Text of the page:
The theatre I work at was once a twin, now a 5-plex. Built around 1967, it originally had one auditorium 2/3 the width of the building and the other 1/3. Both were just as deep. The smaller theatre must have seemed awfully narrow. Now, each of the original auditoriums had their depth cut in about half to allow for auditoriums towards the back of the building. The result, only two descent sized houses. One auditorium, "The Screening Room" as I jokingly call it, has a smaller screen than some projection TVs I'm sure.

Cinemette made this change in the 80's consequently forcing the shutdown of two nice 1-screens in town. Around the same time, Cinemette halved a 1-screen into a twin. It's currently being restored, though I feel it's more of a remodeling. The theatre was originally built by Warner Bros. The "Theatre History" link on their website has some good info. See this link: The State Theatre

Eventually, our theatre (Cinema 5), the State, and The Movies (another single) were sold to Cinema World and then Carmike. Around 2001, The State and The Movies shut down due to Carmike's bankruptcy. The Movies was torn down this past summer to make room for a new apartment complex. Located a block away from the theatre I work at, we shared a projectionist between the two theatres Wed-Sun (union days).

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Richard Fowler
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From: Ft. Lauderdale, FL, USA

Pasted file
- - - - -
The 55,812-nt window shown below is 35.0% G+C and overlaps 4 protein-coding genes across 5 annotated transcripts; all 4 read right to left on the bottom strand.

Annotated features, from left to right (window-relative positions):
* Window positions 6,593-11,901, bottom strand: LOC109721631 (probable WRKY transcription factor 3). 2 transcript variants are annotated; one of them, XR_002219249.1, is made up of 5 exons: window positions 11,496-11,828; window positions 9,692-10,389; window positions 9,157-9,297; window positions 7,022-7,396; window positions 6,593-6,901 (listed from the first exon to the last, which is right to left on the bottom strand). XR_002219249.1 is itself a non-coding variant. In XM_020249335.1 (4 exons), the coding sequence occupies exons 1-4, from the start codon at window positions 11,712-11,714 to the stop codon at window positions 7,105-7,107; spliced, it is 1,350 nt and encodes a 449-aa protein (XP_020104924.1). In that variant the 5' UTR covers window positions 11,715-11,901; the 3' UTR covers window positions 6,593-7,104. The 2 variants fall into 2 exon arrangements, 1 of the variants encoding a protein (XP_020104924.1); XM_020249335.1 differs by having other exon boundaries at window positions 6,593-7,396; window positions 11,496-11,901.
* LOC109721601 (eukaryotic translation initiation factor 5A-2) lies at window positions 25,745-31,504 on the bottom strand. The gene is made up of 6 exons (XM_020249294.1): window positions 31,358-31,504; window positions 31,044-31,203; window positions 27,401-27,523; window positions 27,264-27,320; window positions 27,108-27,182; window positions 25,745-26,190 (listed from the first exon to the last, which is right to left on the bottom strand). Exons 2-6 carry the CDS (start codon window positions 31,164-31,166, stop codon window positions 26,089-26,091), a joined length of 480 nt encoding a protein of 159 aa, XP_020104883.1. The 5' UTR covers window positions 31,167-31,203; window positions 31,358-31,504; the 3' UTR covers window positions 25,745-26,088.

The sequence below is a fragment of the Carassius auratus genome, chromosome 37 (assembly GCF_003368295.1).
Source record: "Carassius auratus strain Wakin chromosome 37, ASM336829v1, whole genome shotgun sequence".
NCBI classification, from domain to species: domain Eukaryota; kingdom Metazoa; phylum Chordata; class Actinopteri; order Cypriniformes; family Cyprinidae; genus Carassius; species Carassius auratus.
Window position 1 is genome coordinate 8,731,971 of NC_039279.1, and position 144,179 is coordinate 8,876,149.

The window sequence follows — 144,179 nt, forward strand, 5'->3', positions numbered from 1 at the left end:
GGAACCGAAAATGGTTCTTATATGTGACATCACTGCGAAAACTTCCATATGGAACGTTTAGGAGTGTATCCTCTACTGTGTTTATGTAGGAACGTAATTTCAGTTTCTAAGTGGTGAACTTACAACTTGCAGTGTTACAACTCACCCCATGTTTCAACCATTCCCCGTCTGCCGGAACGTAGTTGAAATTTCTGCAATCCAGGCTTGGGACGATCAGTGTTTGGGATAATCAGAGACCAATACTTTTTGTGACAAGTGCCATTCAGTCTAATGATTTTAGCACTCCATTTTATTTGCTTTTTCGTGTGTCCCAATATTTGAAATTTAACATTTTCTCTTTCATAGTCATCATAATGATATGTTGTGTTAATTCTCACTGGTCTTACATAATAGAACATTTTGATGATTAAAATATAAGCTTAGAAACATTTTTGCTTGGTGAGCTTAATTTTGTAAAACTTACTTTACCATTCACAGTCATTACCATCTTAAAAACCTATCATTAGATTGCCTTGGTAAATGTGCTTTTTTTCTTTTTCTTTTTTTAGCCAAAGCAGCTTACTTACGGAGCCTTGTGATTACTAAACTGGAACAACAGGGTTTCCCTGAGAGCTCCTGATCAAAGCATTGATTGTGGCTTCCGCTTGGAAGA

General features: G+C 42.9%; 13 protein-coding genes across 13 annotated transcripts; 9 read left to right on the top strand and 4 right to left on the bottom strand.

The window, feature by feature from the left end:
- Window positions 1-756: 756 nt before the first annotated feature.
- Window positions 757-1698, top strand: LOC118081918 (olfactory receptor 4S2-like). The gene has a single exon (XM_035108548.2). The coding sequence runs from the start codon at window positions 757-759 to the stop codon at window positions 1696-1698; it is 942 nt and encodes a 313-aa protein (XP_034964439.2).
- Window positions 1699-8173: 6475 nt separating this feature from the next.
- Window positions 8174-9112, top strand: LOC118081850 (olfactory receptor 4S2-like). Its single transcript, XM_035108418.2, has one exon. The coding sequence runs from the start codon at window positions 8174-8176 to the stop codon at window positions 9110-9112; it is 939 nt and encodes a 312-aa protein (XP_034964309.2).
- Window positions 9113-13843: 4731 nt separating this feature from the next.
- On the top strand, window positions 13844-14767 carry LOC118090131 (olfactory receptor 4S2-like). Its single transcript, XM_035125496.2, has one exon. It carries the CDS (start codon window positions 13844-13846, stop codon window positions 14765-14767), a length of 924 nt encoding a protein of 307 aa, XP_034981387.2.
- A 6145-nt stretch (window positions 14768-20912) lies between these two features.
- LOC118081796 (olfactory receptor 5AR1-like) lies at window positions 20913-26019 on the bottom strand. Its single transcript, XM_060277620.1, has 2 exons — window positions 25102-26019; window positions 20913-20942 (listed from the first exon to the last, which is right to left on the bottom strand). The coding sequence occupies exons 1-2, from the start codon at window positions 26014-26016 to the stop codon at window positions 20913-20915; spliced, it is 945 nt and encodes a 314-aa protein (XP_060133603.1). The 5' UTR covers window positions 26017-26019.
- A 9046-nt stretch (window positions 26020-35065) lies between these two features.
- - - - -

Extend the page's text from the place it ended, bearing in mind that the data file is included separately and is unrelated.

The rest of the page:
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 - posted 11-09-2005 09:49 PM      Profile for Richard Fowler   Email Richard Fowler   Send New Private Message       Edit/Delete Post 
The best rehab that I have done was on an old Metro Cinema in Puerto Rico in which we layed out three rooms sideways to the orginal auditorium. We used the old stage, after knock down, to become part of cinema one. The new hallway to the cinemas had the deck for the new projection room....the old projection room became a 35 seat screening room. A floor poured in the new direction + jacking up the existing roof to new support beams to create more height for cinema one; it is still a grand dame at 66 years [Cool]

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David Campbell
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From: Gettysburg, PA, USA
Registered: Oct 2005


 - posted 11-09-2005 10:33 PM      Profile for David Campbell   Email David Campbell   Send New Private Message       Edit/Delete Post 
The Majestic Theater here in Gettysburg, PA is just about done being restored and expanded into a performing arts center/cinema. The Grand Re-Opening is Monday, Nov. 14, 2005, the 80th anniversary of its opening night.

In the 1980s the company running it decided to turn the '20s Vaudeville movie house into a triple by putting a wall directly down the middle of the auditorium, an enclosed hallway down the right wall, and a wall closing off the proscenium. This created three cinemas, two in the main auditorium and one on the stage. Of course to make them wide enough, the curved walls leading to the stage and orchestra pit once holding organ pipes were torn down. They also took the opportunity to expand the lobby by adding a wall beneath the old balcony making room for a concession stand and small lobby.